If temperatures plateau again, so that the “pause” extends beyond 20 years, will they look for other magic heat sinks? All that CO2 must be having an effect, but some other mysterious heat transfer must be occurring.
If average temperatures actually start to decline, and CO2 continues to rise, what will they do then? If we never get to the target tipping point, will they say that the danger has been averted, but is still there?
In all cases, I would suggest that science is going to be the big loser. If the results don’t go their way, a lot of CAGW supporters may shoot the messenger. Humans find that easier to do that than accept that your underlying belief structure was wrong.

Reply to  Pauly
August 13, 2016 7:05 pm

In all cases, I would suggest that science is going to be the big loser.

I’ve just started reading Listen Liberal! by Thomas Frank. He points out that all kinds of professional are immune from public criticism. Substitute Climate Scientist for Economist in the following quote.

Leading active members of today’s economics profession … have joined together into a kind of politburo for correct economic thinking. As a general rule – as one might expect from a gentleman’s club – this has placed them on the wrong side of every important policy issue, and not just recently but for decades. They predict disaster where none occurs. They deny the possibility of events that then happen … No one loses face, in this club, for having been wrong. No one is disinvited from presenting papers at later annual meetings. And still less is anyone from the outside invited in.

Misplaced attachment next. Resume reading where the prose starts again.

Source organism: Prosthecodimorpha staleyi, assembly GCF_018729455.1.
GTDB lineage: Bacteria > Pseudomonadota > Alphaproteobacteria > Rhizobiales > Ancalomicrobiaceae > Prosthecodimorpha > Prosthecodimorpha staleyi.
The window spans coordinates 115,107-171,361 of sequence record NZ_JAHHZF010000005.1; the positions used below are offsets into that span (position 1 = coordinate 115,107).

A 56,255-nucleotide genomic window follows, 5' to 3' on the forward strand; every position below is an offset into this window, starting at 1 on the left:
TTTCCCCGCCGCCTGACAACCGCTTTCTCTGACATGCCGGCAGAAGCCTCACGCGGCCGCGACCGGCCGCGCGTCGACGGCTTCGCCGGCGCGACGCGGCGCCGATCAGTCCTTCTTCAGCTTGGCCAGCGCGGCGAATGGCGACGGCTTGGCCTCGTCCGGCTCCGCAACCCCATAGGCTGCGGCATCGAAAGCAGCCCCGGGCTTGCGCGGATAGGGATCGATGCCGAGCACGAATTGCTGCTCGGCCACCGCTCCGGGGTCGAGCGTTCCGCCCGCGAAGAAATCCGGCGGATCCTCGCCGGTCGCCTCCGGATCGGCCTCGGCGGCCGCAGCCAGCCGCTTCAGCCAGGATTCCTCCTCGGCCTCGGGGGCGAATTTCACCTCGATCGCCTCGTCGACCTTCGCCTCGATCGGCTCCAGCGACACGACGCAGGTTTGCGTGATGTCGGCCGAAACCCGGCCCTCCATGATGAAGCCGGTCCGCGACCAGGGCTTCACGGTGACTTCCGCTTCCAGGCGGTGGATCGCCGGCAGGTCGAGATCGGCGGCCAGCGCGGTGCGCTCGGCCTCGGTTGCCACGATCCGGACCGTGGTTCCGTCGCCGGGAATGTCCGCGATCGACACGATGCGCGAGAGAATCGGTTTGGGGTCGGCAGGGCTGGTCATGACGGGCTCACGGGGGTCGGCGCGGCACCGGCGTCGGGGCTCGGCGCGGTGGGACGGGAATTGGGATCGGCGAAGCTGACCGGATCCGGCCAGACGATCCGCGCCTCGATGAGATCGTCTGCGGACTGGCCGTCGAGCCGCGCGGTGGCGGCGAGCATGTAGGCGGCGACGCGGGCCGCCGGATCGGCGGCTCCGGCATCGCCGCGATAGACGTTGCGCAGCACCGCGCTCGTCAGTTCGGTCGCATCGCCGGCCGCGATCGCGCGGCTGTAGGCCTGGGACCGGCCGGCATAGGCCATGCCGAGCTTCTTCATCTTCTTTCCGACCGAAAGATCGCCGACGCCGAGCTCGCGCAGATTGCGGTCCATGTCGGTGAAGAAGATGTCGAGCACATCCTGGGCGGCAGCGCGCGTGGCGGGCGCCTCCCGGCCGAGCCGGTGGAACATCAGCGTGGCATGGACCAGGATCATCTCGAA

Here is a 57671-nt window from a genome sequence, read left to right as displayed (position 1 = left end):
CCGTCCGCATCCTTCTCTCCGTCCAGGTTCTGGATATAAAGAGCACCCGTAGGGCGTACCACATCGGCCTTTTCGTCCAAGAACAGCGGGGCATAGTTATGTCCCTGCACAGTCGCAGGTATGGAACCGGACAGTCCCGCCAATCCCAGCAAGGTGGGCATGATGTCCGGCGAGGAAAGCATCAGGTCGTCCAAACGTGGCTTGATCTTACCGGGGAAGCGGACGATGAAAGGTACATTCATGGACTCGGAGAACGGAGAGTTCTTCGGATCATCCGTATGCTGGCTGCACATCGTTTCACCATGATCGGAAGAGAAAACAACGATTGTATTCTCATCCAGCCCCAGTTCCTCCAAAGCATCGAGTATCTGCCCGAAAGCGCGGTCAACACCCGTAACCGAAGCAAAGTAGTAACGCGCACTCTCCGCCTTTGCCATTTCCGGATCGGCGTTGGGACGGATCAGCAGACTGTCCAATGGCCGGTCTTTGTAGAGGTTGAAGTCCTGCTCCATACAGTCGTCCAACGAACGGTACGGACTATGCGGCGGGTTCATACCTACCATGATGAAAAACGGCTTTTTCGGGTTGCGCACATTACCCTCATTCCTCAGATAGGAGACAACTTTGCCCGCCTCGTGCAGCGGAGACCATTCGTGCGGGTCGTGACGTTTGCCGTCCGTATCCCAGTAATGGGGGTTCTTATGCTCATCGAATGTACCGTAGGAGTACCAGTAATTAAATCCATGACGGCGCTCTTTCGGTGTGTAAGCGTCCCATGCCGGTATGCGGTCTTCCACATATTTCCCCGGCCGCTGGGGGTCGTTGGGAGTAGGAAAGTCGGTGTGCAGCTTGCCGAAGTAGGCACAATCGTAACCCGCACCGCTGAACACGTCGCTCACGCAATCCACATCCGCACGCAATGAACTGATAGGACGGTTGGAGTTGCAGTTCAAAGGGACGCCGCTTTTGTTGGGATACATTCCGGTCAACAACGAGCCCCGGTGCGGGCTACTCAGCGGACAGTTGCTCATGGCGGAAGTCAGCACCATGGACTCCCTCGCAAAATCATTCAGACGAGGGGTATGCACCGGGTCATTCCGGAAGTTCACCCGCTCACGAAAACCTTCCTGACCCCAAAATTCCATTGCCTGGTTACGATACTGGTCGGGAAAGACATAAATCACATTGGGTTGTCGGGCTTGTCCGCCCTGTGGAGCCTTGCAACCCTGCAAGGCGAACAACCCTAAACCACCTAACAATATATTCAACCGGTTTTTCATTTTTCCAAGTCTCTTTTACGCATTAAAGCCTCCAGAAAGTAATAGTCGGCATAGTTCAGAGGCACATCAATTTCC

The only punishable sin for such professionals is rocking the boat.
Thomas Frank has put into words what I have long believed. The Democrat party has quit standing up for the little guy. They are now the party of the professionals and the professionals are a bunch of out-of-touch, entitled little s**ts.
Climate science isn’t just going to be bad for all science, it’s going to be bad for all professions. Respect for various professions is eroding. For instance, nobody has much respect for teachers. I think this phenomenon will spread as people realize how badly they are being misled and ripped off.

Mickey Reno
Reply to  commieBob
August 14, 2016 9:16 am

CommieBob, the economics group seems highly analogous to that “Journo-list” group from a few years back, wherein “objective” reporters colluded with opinion pundits in quasi-secrecy to help defeat rightist candidates and and get more leftists elected.
In the teaching profession, of course you have several large teacher’s unions doing the same thing.

August 13, 2016 4:58 pm

The first six months were a sweltering 1.3°C above pre-industrial times.

And the first six months on GISS averaged 1.10, but July, at 0.79, was about 0.3 below that. With the drop in ENSO numbers, lower anomalies are in the pipeline.